Updated: Sep 8, 2022
Mention the word accountability and most leaders immediately envision a punitive system to address failed commitments and broken promises. At InitiativeOne, we understand that developing a culture of positive accountability requires much more than a scorecard involving measurement, review, and punitive consequences. A culture of positive accountability is the result of an intentional process to create a healthy leadership culture. We have helped many leaders understand and practice five powerful building blocks that transform accountability into a positive experience.
First, a culture of positive accountability always requires Impeccable Communication. Aside from the obvious fact that honesty consistently ranks as a non-negotiable trait of effective leadership, vague and misleading communication damages trust and undermines accountability. Leaders practice impeccable communication by speaking openly and honestly. Impeccable communicators deliver information directly to the appropriate recipient in a respectful manner. The bottom line for leaders today: “Employees want to be a part of a workplace culture that puts a premium on delivering the truth.”
Second, Consensus Driven Leadership is essential. Positive accountability is damaged by a top-down leadership culture. The goal of top-down leadership is compliance. In contrast, consensus driven leadership promotes commitment and ownership. As organizational members share in the consensus, group solidarity emerges that prepares the culture for positive accountability.
Third, a culture of positive accountability thrives in organizations that create a Safe Environment. Without a safe environment, troublesome issues remain hidden and the level of safety becomes the limiting factor in whether problems are resolved or left to worsen under the surface. In an unsafe environment, accountability is avoided for fear of repercussion. Such an environment becomes fertile ground for passive aggressive behavior. Unless the environment is safe leaders will not exercise the “emotional courage” required to practice new behaviors. Conversely, in a safe environment, organizational members are free to share information openly and honestly and issues are resolved in a timely manner.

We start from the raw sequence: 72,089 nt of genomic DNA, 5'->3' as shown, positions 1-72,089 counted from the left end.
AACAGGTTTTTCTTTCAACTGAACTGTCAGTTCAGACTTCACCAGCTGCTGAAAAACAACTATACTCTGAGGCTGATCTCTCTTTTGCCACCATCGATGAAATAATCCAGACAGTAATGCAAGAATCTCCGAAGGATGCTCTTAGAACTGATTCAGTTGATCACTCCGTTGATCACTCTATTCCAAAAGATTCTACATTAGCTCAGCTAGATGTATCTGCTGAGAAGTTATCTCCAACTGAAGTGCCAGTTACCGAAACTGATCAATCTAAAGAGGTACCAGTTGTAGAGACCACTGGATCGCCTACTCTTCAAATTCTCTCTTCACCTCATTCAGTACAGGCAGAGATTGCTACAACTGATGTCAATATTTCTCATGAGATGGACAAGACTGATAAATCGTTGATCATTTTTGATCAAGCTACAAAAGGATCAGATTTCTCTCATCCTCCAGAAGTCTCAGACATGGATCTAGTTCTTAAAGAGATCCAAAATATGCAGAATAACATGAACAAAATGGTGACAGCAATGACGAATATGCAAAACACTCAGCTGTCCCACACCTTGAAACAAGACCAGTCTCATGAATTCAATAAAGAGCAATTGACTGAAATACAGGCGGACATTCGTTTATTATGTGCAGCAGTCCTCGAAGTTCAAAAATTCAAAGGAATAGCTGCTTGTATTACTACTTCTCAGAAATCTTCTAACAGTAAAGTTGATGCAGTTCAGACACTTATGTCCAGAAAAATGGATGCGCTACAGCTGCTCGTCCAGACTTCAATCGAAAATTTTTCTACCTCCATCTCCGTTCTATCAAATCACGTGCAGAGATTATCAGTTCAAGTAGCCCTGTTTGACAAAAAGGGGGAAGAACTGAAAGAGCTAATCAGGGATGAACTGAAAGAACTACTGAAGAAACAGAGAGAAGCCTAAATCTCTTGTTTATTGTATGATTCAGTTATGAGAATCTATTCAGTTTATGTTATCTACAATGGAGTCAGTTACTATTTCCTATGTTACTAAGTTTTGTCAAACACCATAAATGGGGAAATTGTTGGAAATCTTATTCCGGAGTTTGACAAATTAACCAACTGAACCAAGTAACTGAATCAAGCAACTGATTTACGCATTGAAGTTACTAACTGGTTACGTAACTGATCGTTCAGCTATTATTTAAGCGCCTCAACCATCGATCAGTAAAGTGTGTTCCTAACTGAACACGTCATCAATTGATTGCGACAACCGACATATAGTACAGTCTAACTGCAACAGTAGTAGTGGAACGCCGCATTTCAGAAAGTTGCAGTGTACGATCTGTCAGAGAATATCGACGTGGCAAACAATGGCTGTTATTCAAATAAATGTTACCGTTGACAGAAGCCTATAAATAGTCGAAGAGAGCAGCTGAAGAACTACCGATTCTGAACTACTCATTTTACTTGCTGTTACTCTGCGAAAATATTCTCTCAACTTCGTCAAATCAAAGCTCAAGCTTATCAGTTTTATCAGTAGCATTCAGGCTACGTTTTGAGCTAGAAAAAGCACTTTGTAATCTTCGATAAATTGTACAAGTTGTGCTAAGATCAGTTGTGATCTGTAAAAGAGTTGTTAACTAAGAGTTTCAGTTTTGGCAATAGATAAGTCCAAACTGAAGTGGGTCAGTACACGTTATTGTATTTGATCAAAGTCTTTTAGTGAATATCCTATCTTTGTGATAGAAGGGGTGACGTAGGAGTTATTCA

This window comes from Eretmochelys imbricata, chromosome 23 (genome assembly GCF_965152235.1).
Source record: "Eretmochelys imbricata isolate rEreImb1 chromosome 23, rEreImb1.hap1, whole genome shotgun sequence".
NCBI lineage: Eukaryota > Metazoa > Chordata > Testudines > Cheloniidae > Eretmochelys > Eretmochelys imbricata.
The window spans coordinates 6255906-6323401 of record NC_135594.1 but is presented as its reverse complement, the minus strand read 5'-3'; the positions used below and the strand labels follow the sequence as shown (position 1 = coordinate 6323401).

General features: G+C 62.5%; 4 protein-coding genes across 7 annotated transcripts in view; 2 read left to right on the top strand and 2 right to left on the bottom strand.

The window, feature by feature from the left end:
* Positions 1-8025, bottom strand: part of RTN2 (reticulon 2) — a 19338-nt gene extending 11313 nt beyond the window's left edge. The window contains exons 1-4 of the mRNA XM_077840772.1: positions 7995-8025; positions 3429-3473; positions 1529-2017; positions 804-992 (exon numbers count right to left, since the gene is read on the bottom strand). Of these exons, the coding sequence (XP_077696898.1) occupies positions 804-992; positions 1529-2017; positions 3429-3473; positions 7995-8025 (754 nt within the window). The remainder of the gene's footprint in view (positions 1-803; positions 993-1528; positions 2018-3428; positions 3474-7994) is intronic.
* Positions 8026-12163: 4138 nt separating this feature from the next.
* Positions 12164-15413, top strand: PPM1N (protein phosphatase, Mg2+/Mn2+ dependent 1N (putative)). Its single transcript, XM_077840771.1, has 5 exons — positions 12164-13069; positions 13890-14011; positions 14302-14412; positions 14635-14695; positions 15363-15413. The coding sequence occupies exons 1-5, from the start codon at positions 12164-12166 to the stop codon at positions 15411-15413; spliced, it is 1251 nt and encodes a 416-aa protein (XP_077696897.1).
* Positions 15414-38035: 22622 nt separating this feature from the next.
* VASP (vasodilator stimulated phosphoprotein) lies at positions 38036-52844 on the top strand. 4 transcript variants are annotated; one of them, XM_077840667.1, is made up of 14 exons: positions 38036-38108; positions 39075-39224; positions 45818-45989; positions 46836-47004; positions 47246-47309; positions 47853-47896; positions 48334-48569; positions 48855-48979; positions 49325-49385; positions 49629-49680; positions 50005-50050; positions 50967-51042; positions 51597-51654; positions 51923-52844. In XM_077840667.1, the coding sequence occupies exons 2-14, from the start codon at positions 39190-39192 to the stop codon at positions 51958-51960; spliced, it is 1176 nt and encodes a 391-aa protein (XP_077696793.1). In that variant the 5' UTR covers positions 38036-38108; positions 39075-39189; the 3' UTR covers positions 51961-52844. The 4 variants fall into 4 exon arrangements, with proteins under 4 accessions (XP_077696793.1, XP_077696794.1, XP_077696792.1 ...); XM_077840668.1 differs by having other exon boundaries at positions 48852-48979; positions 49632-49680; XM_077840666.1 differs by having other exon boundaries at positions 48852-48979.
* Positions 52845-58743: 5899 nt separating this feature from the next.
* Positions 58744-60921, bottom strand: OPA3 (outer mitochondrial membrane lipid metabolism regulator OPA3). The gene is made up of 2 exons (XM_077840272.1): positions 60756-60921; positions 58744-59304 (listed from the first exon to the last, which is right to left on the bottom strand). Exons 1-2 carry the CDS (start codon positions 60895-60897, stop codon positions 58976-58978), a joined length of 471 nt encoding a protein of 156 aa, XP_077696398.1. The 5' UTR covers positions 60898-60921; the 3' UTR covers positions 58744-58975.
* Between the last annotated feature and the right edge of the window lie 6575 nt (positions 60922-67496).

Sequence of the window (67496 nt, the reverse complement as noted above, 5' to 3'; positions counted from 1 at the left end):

Fourth, to develop a culture of positive accountability organizational members must possess a Healthy Self-Validation System. Self-validation systems are defined by the way a person derives personal affirmation or value. Do members measure their own value and effectiveness exclusively in terms of “doing” the right tasks or does personal worth flow from “being”? When members measure their value as a person based upon doing, they will define themselves by their activities or failures. According to this type of self-validation system, if I fail, then I am a failure. The fear of being a failure becomes a mechanism for avoiding accountability. In addition, someone who fears accountability will not possess the freedom to hold others accountable.
However, a person with a healthy self-validation system recognizes personal value apart from what they do. They receive and respond to information from others consciously. A healthy self-validation system effectively neutralizes information. Thus, information does not threaten personal value. A healthy self-validation system shifts a view of accountability from negative to positive.
Finally, positive accountability is never about embarrassing or diminishing others. In fact, it is one of the most Respectful ways to help others win by honoring their commitments to themselves and to others. In addition, positive accountability responds constructively to failure by providing a process to determine why the failure happened and the steps necessary to avoid repeating the same behavior.